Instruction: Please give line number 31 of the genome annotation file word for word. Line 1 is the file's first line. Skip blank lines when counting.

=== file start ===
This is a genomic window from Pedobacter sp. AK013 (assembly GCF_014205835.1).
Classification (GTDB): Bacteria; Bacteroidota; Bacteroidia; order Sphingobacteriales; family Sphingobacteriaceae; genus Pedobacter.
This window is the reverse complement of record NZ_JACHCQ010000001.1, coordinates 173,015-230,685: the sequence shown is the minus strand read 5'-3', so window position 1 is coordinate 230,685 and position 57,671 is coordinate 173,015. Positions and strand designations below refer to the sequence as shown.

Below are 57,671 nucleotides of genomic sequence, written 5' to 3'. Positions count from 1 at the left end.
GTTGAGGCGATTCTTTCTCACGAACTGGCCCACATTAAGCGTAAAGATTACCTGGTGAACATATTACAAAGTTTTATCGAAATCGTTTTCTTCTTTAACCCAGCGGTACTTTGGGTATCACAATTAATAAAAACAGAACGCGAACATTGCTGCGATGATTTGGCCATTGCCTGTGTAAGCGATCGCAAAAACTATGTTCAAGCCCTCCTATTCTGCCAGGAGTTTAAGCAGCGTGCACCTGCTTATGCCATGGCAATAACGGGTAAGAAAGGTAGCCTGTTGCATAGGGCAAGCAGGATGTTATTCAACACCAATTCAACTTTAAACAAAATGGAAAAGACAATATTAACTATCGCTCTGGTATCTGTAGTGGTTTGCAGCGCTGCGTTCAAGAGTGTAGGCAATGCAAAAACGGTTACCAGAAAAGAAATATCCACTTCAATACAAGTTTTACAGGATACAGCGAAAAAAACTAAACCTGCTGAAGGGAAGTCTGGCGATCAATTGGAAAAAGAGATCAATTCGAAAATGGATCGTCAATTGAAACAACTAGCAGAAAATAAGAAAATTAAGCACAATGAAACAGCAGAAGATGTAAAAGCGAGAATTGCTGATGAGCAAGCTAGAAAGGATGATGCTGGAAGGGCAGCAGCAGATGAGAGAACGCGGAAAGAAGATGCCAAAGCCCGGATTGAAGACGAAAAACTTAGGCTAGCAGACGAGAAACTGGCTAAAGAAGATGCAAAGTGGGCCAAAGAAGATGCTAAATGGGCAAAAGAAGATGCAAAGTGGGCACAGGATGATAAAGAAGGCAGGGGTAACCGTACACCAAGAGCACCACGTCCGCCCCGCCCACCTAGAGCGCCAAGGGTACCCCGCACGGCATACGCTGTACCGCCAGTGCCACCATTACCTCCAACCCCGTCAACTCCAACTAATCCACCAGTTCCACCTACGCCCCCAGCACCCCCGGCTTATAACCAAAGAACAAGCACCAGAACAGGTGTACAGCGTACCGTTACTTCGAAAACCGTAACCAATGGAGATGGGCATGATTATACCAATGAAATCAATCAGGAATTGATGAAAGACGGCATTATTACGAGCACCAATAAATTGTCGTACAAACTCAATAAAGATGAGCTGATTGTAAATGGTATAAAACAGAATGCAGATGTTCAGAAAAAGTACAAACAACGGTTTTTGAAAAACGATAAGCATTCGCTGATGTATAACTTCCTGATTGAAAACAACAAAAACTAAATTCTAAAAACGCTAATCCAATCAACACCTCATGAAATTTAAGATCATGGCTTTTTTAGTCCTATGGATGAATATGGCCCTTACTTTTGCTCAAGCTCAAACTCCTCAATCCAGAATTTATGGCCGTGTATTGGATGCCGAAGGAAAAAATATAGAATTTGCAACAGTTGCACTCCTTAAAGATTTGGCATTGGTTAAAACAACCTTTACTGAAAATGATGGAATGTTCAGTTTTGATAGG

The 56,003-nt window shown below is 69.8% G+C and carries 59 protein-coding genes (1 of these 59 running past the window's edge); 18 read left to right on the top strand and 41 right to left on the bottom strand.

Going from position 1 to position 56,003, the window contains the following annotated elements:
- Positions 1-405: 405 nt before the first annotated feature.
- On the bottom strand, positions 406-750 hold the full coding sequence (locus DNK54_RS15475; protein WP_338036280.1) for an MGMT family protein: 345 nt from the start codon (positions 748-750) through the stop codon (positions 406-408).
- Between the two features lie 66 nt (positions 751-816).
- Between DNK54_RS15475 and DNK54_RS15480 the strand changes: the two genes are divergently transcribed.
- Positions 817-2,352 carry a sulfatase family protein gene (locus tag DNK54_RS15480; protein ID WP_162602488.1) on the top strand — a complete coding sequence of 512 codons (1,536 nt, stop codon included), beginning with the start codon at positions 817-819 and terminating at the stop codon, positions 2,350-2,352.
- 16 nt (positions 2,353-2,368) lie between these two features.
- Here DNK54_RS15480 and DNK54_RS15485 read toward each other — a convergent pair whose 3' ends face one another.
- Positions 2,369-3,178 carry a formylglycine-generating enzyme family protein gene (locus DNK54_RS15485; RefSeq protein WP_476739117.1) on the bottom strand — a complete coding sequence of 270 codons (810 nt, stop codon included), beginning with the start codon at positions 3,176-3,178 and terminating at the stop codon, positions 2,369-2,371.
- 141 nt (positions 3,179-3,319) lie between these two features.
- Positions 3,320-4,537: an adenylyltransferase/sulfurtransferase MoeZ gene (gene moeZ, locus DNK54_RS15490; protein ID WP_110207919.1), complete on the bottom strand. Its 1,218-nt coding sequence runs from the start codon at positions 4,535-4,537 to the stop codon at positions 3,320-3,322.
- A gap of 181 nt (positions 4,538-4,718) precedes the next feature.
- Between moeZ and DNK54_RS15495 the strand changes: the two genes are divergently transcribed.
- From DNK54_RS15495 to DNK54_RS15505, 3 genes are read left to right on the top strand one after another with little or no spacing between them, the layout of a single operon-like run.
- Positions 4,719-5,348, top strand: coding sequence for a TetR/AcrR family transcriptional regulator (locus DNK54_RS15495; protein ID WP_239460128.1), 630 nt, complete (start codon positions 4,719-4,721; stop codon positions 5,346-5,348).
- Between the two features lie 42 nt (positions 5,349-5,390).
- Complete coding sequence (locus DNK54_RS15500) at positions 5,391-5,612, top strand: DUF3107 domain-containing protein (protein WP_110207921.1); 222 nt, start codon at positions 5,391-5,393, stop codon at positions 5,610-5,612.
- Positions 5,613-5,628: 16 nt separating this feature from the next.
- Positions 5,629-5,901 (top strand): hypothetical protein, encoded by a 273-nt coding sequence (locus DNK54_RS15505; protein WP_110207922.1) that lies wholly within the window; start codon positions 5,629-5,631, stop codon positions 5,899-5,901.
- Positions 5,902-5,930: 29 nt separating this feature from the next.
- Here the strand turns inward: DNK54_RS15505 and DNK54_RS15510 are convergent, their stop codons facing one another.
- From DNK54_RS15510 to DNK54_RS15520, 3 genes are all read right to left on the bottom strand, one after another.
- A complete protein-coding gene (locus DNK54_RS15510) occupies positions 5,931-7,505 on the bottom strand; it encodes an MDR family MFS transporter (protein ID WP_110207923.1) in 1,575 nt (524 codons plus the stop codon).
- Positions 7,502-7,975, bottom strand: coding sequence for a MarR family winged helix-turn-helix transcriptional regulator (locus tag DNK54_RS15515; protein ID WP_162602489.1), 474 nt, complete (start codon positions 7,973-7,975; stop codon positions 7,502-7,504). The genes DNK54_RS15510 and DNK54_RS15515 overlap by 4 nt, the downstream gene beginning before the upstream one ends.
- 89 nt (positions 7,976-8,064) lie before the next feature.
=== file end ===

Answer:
- 89 nt (positions 7,976-8,064) lie before the next feature.